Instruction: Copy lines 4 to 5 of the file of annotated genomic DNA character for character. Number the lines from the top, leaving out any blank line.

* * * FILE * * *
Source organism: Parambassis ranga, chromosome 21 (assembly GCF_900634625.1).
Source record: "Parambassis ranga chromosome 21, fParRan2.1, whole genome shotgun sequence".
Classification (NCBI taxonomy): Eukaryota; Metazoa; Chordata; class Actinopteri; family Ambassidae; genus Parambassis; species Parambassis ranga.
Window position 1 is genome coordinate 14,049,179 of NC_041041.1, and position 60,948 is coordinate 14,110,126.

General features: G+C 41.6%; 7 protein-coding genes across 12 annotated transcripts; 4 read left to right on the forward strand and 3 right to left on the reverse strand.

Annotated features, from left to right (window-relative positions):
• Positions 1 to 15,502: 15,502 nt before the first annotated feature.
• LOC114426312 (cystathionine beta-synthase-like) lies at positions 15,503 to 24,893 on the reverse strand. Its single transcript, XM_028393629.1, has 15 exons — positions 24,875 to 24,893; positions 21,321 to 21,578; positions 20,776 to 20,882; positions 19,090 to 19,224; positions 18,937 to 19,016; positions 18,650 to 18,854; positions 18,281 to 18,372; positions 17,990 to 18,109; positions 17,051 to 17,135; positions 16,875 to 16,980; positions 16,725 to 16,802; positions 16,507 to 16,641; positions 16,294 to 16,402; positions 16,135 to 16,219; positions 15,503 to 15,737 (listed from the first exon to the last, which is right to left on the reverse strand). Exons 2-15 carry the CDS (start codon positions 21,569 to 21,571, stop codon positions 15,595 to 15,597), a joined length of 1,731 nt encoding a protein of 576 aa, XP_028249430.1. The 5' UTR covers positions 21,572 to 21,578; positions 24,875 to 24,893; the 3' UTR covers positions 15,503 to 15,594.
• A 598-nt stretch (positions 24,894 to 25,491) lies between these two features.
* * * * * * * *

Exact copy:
Window position 1 is genome coordinate 14,049,179 of NC_041041.1, and position 60,948 is coordinate 14,110,126.

General features: G+C 41.6%; 7 protein-coding genes across 12 annotated transcripts; 4 read left to right on the forward strand and 3 right to left on the reverse strand.